What an interesting question!The first part of your question says “Tudor court” generally, which of course spanned the very long period between 1485 and 1603. The availability of reading material changed and grew enormously during that 118 years as printing expanded exponentially. Expensive manuscripts were supplanted by affordable printed books. But then you focused on Anne Boleyn specifically, so I will assume she and her era (the 1520s and 1530s) are your main interest. First, however, there is the idea of “reading for fun.” Though people of the early 16th century did, in some limited sense, read for pleasure, their concept of pleasure-reading was quite different from that of most people of today. They did not have very much fiction, for example. Yes, they had works like the Arthurian legends and the Canterbury Tales, but those works were not viewed in the 16th century as simple fiction. The Arthurian legends were considered history, for example, and the Canterbury Tales were didactic, or meant to educate on some subject (e.g.: morality, social obedience, etc.). Most of the books printed before about 1550 had some degree of educational or informative purpose. Novels, bodice-ripper romances, and escapist fiction did not yet exist. Instead, people of the first half of the 16th century read non-fiction for both pleasure and education. Religious texts were a favorite of course. Those could included Books of Hours, or tales of martyrs and saints, or the works and collected sermons of a wide variety of ancient church fathers (e.g.: Jerome, Augustine, Basil). By the 1530s, classical history was becoming popular, especially the works of Cicero, Livy, and others from Ancient Rome. In the same decade, household manuals were beginning to emerge in print. These included such types of reading as herbals (books on plants and their use in medicine), prescriptive literature on childrearing, and even books offering marital advice. Today, we might call these “how-to” or “self-help” books.But again, by the later Tudor period, printing had expanded to such a degree that a much, much wider variety of books were available. Beginning in the middle of the 16th century, for example, chapbooks containing fictional heroic romances and pseudo-histories began to appear, though many of these still contained a thinly-veiled didactic purpose. By the second half of the century, overseas explorers published accounts of their travels. And toward the end of the century, stage plays began to be published in book form. A far greater number of books on a massively wider variety of topics was available in, say, 1590 than in 1530.This is all just a very sketchy overview of an enormously complex subject, but in general, what people of the sixteenth century read “for fun” really depends quite heavily on the specific decade in question. In Anne Boleyn’s day, the choices were more limited. By the time her daughter died in 1603, there was considerably more available to read.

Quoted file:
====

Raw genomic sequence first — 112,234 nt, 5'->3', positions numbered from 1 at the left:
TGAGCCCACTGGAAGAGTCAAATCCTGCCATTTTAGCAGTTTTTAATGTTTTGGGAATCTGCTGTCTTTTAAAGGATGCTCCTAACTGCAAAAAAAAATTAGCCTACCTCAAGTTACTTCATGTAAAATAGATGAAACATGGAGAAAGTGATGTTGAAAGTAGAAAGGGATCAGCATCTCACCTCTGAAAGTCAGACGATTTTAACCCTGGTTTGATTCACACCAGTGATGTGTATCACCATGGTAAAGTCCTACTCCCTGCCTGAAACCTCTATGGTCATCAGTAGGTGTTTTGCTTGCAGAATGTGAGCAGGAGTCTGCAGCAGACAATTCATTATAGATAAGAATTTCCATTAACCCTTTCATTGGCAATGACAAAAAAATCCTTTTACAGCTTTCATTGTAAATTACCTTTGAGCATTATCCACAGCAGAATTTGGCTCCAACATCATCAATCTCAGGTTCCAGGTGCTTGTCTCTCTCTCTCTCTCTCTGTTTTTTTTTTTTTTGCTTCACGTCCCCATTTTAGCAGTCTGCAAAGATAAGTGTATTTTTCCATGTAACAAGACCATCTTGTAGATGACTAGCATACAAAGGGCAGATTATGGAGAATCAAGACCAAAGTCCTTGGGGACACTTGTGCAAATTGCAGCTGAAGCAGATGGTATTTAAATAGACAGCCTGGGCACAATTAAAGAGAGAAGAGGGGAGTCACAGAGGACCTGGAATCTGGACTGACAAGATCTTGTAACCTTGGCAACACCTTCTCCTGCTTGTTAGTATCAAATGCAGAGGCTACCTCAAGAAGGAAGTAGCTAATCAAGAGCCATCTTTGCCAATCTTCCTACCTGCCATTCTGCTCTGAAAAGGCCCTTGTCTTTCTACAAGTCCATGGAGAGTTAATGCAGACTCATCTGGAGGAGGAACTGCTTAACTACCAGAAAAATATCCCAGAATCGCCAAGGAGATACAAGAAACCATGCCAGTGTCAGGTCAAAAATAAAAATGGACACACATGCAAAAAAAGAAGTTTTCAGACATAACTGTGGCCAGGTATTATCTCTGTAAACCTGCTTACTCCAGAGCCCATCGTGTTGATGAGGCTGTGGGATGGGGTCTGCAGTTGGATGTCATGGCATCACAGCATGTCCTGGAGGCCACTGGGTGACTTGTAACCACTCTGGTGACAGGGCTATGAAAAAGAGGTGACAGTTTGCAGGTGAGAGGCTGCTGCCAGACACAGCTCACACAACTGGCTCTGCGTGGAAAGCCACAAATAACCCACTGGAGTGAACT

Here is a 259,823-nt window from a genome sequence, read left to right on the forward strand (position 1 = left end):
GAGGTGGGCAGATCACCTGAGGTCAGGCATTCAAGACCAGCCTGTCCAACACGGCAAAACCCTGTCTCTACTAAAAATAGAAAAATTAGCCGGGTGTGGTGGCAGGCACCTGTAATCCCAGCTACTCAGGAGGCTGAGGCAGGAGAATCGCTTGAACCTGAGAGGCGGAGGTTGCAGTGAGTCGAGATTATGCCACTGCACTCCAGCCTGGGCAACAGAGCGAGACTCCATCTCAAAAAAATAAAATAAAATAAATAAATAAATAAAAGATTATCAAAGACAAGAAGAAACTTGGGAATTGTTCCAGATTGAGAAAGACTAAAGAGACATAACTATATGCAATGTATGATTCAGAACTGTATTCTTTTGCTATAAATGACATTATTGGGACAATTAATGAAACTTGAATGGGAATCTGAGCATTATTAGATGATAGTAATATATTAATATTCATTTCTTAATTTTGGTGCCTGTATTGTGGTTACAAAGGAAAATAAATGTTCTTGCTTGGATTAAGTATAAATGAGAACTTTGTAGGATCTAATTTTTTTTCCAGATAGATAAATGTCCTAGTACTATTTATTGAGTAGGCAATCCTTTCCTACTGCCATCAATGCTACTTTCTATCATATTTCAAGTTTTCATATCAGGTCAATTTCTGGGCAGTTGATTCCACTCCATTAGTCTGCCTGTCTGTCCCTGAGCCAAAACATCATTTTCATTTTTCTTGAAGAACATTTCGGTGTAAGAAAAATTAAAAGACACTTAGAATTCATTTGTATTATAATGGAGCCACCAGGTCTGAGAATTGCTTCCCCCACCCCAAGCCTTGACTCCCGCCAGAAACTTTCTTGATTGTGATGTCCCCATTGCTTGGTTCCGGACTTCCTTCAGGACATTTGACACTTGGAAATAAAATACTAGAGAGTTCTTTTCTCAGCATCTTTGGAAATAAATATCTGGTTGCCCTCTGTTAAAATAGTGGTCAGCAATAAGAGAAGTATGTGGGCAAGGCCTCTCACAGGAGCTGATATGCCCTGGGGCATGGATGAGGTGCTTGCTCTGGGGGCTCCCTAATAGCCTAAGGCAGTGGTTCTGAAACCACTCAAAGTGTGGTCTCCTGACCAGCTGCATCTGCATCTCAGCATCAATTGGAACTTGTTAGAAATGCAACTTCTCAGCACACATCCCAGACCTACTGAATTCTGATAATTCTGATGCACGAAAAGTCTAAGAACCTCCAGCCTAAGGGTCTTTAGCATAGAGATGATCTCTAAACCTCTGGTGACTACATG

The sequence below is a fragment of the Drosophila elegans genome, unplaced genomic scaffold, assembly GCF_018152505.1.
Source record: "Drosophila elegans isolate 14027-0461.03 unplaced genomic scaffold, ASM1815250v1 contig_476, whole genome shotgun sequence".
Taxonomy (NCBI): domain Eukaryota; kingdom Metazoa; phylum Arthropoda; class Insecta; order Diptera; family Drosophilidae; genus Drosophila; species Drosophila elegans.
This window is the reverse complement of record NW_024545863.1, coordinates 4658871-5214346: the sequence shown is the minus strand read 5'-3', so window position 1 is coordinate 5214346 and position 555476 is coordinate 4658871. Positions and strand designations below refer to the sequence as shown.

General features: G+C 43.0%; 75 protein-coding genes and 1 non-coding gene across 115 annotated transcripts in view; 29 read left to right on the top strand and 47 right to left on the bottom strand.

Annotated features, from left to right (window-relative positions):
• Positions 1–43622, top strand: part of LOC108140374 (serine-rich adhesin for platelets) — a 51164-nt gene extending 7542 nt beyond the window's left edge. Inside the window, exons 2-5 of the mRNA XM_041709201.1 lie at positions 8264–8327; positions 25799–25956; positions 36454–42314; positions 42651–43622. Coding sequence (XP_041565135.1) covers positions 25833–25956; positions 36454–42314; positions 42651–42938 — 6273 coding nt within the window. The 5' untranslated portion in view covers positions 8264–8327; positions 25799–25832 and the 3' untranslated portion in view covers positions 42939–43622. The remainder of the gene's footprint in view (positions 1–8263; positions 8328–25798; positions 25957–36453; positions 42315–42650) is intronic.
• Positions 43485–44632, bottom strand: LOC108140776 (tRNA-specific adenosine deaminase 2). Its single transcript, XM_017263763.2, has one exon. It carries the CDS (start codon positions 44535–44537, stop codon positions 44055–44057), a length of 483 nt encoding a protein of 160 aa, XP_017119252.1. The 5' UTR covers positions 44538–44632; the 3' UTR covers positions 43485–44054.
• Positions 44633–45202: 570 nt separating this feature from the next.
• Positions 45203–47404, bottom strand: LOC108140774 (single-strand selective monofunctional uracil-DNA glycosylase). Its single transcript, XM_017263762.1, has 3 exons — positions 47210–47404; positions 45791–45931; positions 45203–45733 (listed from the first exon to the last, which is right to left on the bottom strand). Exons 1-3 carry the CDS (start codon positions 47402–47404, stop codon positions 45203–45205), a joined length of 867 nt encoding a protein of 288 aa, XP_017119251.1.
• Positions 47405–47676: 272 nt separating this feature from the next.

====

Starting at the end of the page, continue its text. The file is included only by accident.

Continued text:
A Christian man obedience it was a book given to Anne by Cromwell in order to sway Henry the 8th away from Catholicism.
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